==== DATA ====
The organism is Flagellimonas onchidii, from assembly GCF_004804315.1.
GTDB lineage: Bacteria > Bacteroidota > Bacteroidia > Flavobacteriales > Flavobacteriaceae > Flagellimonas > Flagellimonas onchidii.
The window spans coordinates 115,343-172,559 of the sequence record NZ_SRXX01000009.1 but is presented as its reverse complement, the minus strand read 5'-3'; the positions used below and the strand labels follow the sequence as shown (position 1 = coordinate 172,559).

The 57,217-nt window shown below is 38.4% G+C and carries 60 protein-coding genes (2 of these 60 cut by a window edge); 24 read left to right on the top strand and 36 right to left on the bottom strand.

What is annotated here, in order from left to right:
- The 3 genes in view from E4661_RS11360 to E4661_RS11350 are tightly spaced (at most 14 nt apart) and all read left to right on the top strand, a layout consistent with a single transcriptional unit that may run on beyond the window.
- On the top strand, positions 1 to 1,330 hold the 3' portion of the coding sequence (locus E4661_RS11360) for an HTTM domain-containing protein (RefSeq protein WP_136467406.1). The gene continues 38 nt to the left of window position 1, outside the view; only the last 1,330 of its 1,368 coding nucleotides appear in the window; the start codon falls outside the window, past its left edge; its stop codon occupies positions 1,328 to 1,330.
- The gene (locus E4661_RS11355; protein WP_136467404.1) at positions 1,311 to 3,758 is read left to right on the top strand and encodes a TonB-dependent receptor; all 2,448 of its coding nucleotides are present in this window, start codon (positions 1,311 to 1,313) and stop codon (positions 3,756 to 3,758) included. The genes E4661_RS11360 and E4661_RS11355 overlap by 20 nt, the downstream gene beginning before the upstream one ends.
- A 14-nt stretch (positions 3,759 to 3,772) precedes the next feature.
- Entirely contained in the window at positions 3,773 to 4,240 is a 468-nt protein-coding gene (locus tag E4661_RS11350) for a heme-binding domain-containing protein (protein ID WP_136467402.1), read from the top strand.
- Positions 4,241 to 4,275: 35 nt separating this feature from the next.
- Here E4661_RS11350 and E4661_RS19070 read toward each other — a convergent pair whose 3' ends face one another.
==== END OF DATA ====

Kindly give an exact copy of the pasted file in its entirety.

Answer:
The organism is Flagellimonas onchidii, from assembly GCF_004804315.1.
GTDB lineage: Bacteria > Bacteroidota > Bacteroidia > Flavobacteriales > Flavobacteriaceae > Flagellimonas > Flagellimonas onchidii.
The window spans coordinates 115,343-172,559 of the sequence record NZ_SRXX01000009.1 but is presented as its reverse complement, the minus strand read 5'-3'; the positions used below and the strand labels follow the sequence as shown (position 1 = coordinate 172,559).

The 57,217-nt window shown below is 38.4% G+C and carries 60 protein-coding genes (2 of these 60 cut by a window edge); 24 read left to right on the top strand and 36 right to left on the bottom strand.

What is annotated here, in order from left to right:
- The 3 genes in view from E4661_RS11360 to E4661_RS11350 are tightly spaced (at most 14 nt apart) and all read left to right on the top strand, a layout consistent with a single transcriptional unit that may run on beyond the window.
- On the top strand, positions 1 to 1,330 hold the 3' portion of the coding sequence (locus E4661_RS11360) for an HTTM domain-containing protein (RefSeq protein WP_136467406.1). The gene continues 38 nt to the left of window position 1, outside the view; only the last 1,330 of its 1,368 coding nucleotides appear in the window; the start codon falls outside the window, past its left edge; its stop codon occupies positions 1,328 to 1,330.
- The gene (locus E4661_RS11355; protein WP_136467404.1) at positions 1,311 to 3,758 is read left to right on the top strand and encodes a TonB-dependent receptor; all 2,448 of its coding nucleotides are present in this window, start codon (positions 1,311 to 1,313) and stop codon (positions 3,756 to 3,758) included. The genes E4661_RS11360 and E4661_RS11355 overlap by 20 nt, the downstream gene beginning before the upstream one ends.
- A 14-nt stretch (positions 3,759 to 3,772) precedes the next feature.
- Entirely contained in the window at positions 3,773 to 4,240 is a 468-nt protein-coding gene (locus tag E4661_RS11350) for a heme-binding domain-containing protein (protein ID WP_136467402.1), read from the top strand.
- Positions 4,241 to 4,275: 35 nt separating this feature from the next.
- Here E4661_RS11350 and E4661_RS19070 read toward each other — a convergent pair whose 3' ends face one another.